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It Gets Worse for Fake Global Warming Science

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Things Keep Getting Worse For The Fake “Science” Of Human-Caused Global Warming

If you follow closely the subject of hypothesized human-caused global warming, you probably regularly experience, as I do, a strong sense of cognitive dissonance. On the one hand, you read dozens of pieces from seemingly authoritative media sources, as well as from important political officeholders, declaring that the causal relationship between human CO2 emissions and rapidly rising global temperatures is definitive; declaring that “the science is settled”; and further declaring that impending further increases in temperatures over the next decade or several decades are an “existential crisis” that must be addressed immediately through complete transformation of our economy at enormous cost.

On the other hand, you studied the scientific method back in high school, and you can’t help asking yourself the basic questions that that method entails:

  • What is the falsifiable hypothesis that is claimed to have been empirically validated? You can’t find it!

  • What was the null hypothesis, and what about the data caused the null hypothesis to be rejected? You can’t find that either!

  • Where can you get access to the methodology (computer code) and the full data set that was used in the hypothesis validation process; and are those sufficient to fully replicate the results? You can’t find these things either!

  • You learn that there have been major after-the-fact adjustments to the principal data sets that are used to claim rapidly warming global temperatures and to justify press releases claiming that a given year or month was the “hottest ever.” You look to see if you can find details supporting the data alterations, and you learn that such details are not available, as if they are some kind of top secret from the Soviet Union. (You can read my 23-part series on this subject at this link.)

What’s going on here? If this is “science,” it’s some kind of “science” that turns the scientific method that you thought you understood on its head. I have previously covered multiple instances of real scientists attempting to apply the actual scientific method to the human-caused global warming hypothesis. For example, I had a post on September 19, 2016 titled “The ‘Science’ Underlying Climate Alarmism Turns Up Missing.” That post reported on a scientific paper then just out from a group of scientists led by James Wallace that concluded that the so-called “Tropical Hot Spot” (a pattern of temperatures in the tropical lower troposphere) could not be found in the temperature data, thus invalidating the basis on which the U.S. EPA had concluded that CO2-induced greenhouse warming was occurring. Another post on May 14, 2018 titled “More On The ‘Science’ Behind The Global Warming Scare” reported on another paper with Wallace as lead author that tested whether any statistically-significant relationship could be shown between the time series line of world temperatures (as measured by UAH) and the time series line of atmospheric CO2. Conclusion: “[I]ncreasing atmospheric CO2 concentrations did not have a statistically significant impact on the UAH TLT 6.0 temperature data set over the period 1979 to 2016.”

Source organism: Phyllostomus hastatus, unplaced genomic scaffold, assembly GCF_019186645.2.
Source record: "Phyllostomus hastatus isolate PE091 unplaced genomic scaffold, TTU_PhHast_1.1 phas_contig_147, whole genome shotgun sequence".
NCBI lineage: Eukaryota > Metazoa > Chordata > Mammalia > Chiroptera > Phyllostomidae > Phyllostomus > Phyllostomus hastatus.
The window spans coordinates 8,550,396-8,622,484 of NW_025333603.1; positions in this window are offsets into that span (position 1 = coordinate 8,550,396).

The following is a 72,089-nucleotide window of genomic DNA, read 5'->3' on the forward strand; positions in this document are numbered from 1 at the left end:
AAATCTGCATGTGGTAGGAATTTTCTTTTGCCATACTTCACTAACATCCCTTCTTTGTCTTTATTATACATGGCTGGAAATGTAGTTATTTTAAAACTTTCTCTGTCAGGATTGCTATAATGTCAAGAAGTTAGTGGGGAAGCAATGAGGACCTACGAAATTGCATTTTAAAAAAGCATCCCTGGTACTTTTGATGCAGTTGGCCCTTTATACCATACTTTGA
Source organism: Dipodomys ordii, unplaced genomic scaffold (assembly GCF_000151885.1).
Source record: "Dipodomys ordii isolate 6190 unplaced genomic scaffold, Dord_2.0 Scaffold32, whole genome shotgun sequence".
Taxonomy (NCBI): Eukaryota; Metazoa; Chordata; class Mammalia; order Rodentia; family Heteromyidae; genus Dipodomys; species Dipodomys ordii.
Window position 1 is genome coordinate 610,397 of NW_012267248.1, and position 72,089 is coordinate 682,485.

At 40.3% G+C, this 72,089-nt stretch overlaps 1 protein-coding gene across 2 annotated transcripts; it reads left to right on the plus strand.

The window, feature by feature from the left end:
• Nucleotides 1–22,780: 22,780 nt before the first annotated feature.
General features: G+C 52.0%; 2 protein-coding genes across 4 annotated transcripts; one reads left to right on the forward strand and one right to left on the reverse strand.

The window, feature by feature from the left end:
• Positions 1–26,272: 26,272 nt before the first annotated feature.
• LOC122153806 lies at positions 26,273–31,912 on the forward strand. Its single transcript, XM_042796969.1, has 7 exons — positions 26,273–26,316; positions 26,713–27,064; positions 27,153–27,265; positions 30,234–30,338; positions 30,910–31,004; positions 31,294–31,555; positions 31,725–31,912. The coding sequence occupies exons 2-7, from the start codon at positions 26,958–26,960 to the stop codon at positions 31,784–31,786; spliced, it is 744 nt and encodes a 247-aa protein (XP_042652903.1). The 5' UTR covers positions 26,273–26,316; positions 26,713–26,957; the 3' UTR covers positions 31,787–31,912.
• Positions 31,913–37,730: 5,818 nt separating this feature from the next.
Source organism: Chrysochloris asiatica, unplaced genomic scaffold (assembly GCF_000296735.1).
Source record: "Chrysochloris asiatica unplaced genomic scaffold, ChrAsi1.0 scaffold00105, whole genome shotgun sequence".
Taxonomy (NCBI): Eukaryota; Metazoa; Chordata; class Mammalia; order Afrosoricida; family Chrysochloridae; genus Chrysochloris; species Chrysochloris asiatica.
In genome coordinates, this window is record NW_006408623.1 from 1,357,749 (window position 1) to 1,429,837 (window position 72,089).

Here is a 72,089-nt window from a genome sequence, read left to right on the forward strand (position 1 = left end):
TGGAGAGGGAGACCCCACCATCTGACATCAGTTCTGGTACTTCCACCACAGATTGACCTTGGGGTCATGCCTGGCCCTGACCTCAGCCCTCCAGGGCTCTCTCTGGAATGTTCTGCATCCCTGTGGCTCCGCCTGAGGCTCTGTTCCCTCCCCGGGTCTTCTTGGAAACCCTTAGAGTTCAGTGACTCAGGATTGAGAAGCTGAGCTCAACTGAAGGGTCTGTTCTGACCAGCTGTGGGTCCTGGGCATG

You might think that serious papers like these that seem to have invalidated the very foundations of the global warming scare would draw equally-serious rebuttals from some high-ranking people who back the global warming hypothesis. Perhaps they would point out important data that were not considered, or would demonstrate a flaw in the methodology. But you would be wrong. Instead, these and other comparable papers are simply ignored. In lieu of any rebuttal, we get endless repetition of the mantra that “the science is settled.”

The past few months bring two new and important papers into the mix. The first, from the January-February 2019 issueof a Russian science journal, is O.M. Povrovsky, “Cloud Changes in the Period of Global Warming: the Results of the International Satellite Project.” The second, with a date of June 29, 2019, is J. Kauppinen and P. Malmi, “No Experimental Evidence for the Significant Anthropogenic Global Warming.”

Some background will be helpful. Since about 2007, there has been a notable counter-theory to the hypothesis of human-caused global warming. The counter-theory is that fluctuations in world temperatures over the past several decades have been caused more by fluctuations in the cloud cover of the earth than by increases in greenhouse gases like CO2. This counter-theory is often called the “Svensmark hypothesis,” after Danish physicist Henrik Svensmark, who proposed it. The basic idea is that heavy clouds act like an umbrella and prevent sunlight from reaching the earth’s surface, thus resulting in cooler temperatures. The hypothesis then ties world temperatures to solar activity through the intermediation of cosmic rays. The hypothesis proposes this mechanism: Cosmic rays are a factor in ionization of the atmosphere, which enhances cloud formation. Strong solar irradiation produces a more powerful “solar wind,” which disperses the cosmic rays, leading to fewer clouds on the earth, and hence warmer temperatures. Conversely, lower solar irradiation allows more cosmic rays to penetrate the atmosphere, forming more clouds and resulting in cooler temperatures.